|See the door with the little awning? That goes into the garage. Up a little closer to the fence gate, in the heavily-shaded area, is the side door that goes into the house.|
|Side doors on left side, making it certain that this is a Hillsboro, and not a Strathmore.|
|Note the left side of the house. Look for the two side doors on the Hillsboro, and the fact that there are windows on the Strathmore, in the spot where the house's side door is on the Hillsboro.|
The Strathmore also does not have second-floor bedrooms, as does the Hillsboro:
Now, on the right side of the house, both models have a curved, brick extension off of the right front edge of the house. However, on the Hillsboro, you can see that there is a small patio on that side of the house, behind the Living Room -- but, not on the Strathmore. Our house at 6225 Itaska has the patio.
|See the round-topped entry opening behind the triple windows here? That is what leads to the little patio, behind the L.R.|
Who lived here?
The mortgage information showed that C. L. Brennaaun took out the mortgage for the brick-face Sears Hillsboro on Itaska Street, in south St. Louis:
|Notice "Powell, E. Harrison Tr." (Tr=trustee for Sears) on the left, and the buyer, C. L. Brennaaun, to the right of that.|
|1940 census snippet for 6225 Itaska, showing 58-year old Charles Brennaaun and his sister-in-law, Lulu. |
This also shows the house to be worth $15,500.
|We can see that "father's birthplace" is Holland, and "mother's birthplace" is Ireland.|
|1910 census for the Brennaaun family of St. Louis.|
Here are a few final photos of the lovely interior of our massive city hall building, in the city of St. Louis (click on any, to enlarge):
It is always exciting to ID a Sears house by a visual identification. But, to add to that, an authentication based on mortgage records, is icing on the cake, as some kind of authentication should always be our goal. One more for our database list of Sears Homes in the United States.
I have several more mortgages for the city of St. Louis to write about. Quite a few of them, interestingly, are mortgages for brick houses that only partially resemble a Sears model home, or that don't resemble a Sears house model at all. In that case, the mortgage would have to have been for a package including all of the lumber and building materials, but based on blueprints that the owner already had, or that the owner had access to through their builder. Wait till you see some of these!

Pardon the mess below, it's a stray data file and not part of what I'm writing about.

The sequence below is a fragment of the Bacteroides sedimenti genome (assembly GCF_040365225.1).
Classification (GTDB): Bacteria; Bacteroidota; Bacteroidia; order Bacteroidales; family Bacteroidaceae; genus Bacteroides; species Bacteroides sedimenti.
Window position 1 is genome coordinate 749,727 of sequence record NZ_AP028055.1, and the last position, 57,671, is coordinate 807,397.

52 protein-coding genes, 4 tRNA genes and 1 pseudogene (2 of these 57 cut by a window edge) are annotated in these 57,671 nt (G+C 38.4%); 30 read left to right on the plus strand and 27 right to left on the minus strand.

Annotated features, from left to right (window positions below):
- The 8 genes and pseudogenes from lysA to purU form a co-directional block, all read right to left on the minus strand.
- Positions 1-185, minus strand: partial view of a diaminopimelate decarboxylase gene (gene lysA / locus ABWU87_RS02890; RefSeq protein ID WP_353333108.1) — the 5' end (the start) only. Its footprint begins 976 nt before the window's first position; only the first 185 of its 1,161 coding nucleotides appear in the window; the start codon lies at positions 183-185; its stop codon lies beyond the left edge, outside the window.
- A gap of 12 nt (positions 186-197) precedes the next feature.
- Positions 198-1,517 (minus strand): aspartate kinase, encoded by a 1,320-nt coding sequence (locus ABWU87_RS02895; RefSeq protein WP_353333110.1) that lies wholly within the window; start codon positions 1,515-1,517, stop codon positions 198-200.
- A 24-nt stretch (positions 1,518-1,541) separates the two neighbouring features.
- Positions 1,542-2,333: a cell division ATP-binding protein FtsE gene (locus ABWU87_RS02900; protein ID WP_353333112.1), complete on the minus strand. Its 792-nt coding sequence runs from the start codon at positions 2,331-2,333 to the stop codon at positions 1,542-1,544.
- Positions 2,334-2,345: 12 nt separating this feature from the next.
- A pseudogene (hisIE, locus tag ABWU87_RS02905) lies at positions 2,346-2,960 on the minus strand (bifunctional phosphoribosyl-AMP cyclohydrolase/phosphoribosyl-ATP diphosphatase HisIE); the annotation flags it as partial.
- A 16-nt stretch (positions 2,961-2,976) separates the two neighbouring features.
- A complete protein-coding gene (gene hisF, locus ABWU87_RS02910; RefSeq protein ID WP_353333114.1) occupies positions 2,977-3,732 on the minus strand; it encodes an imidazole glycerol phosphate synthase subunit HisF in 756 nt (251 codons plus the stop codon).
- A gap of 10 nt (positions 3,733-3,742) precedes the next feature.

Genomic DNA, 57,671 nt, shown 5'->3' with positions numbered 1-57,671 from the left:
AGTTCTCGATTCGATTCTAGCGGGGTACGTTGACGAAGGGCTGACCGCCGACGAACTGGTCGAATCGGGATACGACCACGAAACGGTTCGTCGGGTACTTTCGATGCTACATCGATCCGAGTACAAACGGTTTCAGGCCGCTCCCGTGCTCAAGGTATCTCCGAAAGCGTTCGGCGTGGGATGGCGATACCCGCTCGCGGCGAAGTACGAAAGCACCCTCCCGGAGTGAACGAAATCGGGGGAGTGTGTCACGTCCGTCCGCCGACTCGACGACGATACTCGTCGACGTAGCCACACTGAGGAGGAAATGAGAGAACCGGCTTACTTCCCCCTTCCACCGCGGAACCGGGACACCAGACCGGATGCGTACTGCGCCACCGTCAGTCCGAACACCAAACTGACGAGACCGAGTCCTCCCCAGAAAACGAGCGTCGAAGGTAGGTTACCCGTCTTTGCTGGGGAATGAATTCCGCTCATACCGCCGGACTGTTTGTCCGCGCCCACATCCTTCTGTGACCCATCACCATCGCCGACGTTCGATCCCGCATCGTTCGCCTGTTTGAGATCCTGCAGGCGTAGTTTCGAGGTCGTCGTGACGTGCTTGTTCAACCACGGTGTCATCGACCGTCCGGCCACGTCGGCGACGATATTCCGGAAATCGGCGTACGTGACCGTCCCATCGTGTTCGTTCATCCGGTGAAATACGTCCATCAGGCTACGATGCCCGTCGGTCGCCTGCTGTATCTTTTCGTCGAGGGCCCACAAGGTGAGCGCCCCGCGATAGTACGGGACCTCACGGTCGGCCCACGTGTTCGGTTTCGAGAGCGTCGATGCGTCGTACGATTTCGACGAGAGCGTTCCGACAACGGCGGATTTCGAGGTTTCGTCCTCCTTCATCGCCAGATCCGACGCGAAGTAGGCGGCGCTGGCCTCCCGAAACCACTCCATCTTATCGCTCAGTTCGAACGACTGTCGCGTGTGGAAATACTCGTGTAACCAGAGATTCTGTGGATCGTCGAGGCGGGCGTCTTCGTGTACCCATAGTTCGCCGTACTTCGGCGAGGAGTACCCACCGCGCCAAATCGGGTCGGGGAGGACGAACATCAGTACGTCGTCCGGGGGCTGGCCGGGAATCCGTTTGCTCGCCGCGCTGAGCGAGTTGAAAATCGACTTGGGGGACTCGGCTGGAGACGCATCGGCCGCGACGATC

More Sears Hillsboro Homes
• To read about a Sears Hillsboro in the Chicago area that has had such a makeover on the front, that you'd never recognize it as one, go to this blog post at Sears Homes of Chicagoland.
• To read about another Sears Hillsboro in the Chicago area (that has the exact same front door and door surround as the one on Itaska), and a story about Babe Ruth, go to THIS blog post on the same Sears Homes of Chicagoland blog.
• Images of what is reported to be a Sears Hillsboro, in State College, Pennsylvania (according to this flyer of a walking tour of the Highlands Neighorhood), are available at this real estate listing on Trulia. Apologies --I don't know which one of our researchers to credit for finding the kit homes in this historic neighborhood. If you know, please feel free to leave a comment below. This house uses stone veneer, instead of brick veneer, giving it a really wonderful look:
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Thanks for this excellent post!ReplyDelete
My pleasure, Denise! Thanks for commenting!Delete
I really like the Hillsboro. The floor plan can work in today's world. I've never seen that arched opening to the patio before--the two I found have the patio enclosed (and were that way originally). Thanks for the links!ReplyDelete
Thanks for the excellent posts you've given the public :)Delete